World Refugee Day - Filling the gaps in Canadian research on refugeehood and youth

Posted on Tuesday, December 20, 2016

Magdalena Baczkowska, a PhD candidate at the School of Social Work, has been reviewing the life stories of refugees through a comprehensive and critical lens in order to fill an important knowledge gap in Canadian research on refugees and youth.

Magdalena Baczkowska

Area of research

Magdalena Baczkowska’s doctoral research project, supervised by Stéphanie Garneau, aims to reveal the relational dynamics between the institutional practices of services that help refugees settle and integrate into Canada, and the experiences of young Canadian refugees who eventually use such services. This research is two-fold: it seeks to shed light on how Canadian social structures and norms affect the services offered to refugee youth, and also to understand the meaning that these young refugees assign to their new circumstances.

Motivation

Her motivation for this research is based on her professional encounters with refugees and their experiences, which she came into contact with through her organizational work in the field of mental health and community work. These encounters led her to become increasingly alarmed by some of the generic, reductionist ways in which their multifaceted realities were being assessed, framed and addressed. As a result, she began searching for a socially relevant and individually meaningful knowledge base that would honour the complexity of their lives – of all human lives. Her search for such a knowledge base became more pressing, and she was infused with a sense of responsibility, when she was tasked with creating a program for refugee youth. Eventually, she decided to pursue a doctoral degree in social work because of the field’s fundamental concern with social justice.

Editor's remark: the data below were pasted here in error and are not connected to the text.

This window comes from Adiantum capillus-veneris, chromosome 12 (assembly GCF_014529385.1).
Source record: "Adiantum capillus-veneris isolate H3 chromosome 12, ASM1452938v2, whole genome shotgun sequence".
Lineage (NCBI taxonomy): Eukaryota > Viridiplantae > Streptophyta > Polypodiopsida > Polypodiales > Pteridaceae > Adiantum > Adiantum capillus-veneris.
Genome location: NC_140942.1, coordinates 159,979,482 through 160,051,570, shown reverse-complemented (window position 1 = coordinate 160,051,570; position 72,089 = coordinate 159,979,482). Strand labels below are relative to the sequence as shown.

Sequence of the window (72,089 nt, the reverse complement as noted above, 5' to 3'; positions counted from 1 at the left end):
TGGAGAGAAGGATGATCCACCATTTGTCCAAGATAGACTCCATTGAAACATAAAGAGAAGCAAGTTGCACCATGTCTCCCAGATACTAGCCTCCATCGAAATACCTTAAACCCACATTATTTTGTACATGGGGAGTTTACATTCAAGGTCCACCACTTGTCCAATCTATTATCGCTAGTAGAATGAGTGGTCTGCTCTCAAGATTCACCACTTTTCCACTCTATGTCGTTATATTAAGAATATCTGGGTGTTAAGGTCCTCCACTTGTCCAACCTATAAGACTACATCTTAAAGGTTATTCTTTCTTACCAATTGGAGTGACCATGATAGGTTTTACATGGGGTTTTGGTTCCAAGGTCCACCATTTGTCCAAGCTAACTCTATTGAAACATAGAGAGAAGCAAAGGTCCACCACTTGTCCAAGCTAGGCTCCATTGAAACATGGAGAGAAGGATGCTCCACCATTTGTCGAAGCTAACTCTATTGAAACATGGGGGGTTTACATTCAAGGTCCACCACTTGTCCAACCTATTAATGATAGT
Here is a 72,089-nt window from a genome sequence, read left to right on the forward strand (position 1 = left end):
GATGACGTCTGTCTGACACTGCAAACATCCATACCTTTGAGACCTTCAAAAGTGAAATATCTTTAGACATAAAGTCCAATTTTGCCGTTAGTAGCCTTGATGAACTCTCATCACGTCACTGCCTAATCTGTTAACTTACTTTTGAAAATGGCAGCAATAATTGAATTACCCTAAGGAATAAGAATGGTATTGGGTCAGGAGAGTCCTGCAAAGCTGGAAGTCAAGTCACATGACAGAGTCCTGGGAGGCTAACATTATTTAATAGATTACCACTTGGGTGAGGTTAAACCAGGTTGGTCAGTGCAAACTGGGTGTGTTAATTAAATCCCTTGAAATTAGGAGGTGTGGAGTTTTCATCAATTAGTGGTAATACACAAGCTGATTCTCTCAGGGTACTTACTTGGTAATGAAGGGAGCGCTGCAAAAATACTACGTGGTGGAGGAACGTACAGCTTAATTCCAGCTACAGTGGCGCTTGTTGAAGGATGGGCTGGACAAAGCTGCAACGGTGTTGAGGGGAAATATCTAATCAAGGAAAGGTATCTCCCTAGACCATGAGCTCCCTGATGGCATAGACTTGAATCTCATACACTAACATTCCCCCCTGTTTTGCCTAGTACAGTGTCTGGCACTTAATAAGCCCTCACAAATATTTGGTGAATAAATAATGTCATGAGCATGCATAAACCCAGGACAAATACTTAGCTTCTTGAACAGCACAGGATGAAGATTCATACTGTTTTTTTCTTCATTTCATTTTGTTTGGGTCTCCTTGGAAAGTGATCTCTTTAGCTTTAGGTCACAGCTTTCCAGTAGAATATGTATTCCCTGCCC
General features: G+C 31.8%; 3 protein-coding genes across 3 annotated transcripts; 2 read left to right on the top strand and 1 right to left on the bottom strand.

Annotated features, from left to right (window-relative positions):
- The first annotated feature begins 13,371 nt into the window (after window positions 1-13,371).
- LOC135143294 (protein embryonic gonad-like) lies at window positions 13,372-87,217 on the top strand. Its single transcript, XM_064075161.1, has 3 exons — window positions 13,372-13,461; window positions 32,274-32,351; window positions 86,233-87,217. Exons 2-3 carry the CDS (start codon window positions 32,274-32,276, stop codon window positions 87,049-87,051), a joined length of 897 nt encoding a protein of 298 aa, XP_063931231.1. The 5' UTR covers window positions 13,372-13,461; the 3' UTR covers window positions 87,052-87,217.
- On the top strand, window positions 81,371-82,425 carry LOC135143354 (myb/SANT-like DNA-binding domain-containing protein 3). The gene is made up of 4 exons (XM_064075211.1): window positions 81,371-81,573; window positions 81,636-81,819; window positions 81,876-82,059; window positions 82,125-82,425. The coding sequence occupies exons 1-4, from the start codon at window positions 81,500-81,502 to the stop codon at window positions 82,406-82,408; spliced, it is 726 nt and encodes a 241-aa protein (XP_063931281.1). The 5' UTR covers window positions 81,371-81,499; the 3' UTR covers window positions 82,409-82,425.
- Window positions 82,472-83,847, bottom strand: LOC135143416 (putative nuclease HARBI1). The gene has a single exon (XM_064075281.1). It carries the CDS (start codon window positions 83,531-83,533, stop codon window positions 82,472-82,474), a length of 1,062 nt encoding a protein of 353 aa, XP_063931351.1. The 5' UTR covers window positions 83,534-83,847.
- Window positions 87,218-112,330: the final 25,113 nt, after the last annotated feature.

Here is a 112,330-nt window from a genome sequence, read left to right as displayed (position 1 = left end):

Importance

The aim of Magdalena’s academic and professional careers, including her current research project, is to improve how theory is translated into practice; namely, to improve the social interventions that affect the day-to-day lives of refugees. More specifically, she hopes that processes put in place to help refugees will eventually consider both the differences and the similarities of each refugee’s experience by placing them in the correct history and context, and in relation to the Canadian experience.

View additional student research on issues pertaining to refugees.

The University of Ottawa sponsors programs to help refugees


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